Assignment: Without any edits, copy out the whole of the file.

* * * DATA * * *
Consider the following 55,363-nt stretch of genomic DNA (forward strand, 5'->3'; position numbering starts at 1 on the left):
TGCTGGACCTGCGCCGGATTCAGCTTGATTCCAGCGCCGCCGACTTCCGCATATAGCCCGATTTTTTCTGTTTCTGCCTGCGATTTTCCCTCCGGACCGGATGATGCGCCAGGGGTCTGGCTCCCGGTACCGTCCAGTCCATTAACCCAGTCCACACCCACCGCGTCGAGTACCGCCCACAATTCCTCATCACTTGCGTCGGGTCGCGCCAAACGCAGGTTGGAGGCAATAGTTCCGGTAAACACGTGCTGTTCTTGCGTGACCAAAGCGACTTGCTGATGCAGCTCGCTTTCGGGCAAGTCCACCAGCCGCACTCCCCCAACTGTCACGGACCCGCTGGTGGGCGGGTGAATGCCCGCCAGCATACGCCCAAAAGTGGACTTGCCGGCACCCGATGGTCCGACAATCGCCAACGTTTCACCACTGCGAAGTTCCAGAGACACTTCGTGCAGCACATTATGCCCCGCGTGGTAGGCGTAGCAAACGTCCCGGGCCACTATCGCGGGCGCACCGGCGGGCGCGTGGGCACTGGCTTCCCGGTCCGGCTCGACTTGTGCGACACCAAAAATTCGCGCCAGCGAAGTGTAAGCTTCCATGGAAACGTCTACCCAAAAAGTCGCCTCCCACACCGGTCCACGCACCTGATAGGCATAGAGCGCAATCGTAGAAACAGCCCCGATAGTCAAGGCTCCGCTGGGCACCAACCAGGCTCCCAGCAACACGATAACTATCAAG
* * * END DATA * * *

Consider the following 55,363-nt stretch of genomic DNA (forward strand, 5'->3'; position numbering starts at 1 on the left):
TGCTGGACCTGCGCCGGATTCAGCTTGATTCCAGCGCCGCCGACTTCCGCATATAGCCCGATTTTTTCTGTTTCTGCCTGCGATTTTCCCTCCGGACCGGATGATGCGCCAGGGGTCTGGCTCCCGGTACCGTCCAGTCCATTAACCCAGTCCACACCCACCGCGTCGAGTACCGCCCACAATTCCTCATCACTTGCGTCGGGTCGCGCCAAACGCAGGTTGGAGGCAATAGTTCCGGTAAACACGTGCTGTTCTTGCGTGACCAAAGCGACTTGCTGATGCAGCTCGCTTTCGGGCAAGTCCACCAGCCGCACTCCCCCAACTGTCACGGACCCGCTGGTGGGCGGGTGAATGCCCGCCAGCATACGCCCAAAAGTGGACTTGCCGGCACCCGATGGTCCGACAATCGCCAACGTTTCACCACTGCGAAGTTCCAGAGACACTTCGTGCAGCACATTATGCCCCGCGTGGTAGGCGTAGCAAACGTCCCGGGCCACTATCGCGGGCGCACCGGCGGGCGCGTGGGCACTGGCTTCCCGGTCCGGCTCGACTTGTGCGACACCAAAAATTCGCGCCAGCGAAGTGTAAGCTTCCATGGAAACGTCTACCCAAAAAGTCGCCTCCCACACCGGTCCACGCACCTGATAGGCATAGAGCGCAATCGTAGAAACAGCCCCGATAGTCAAGGCTCCGCTGGGCACCAACCAGGCTCCCAGCAACACGATAACTATCAAG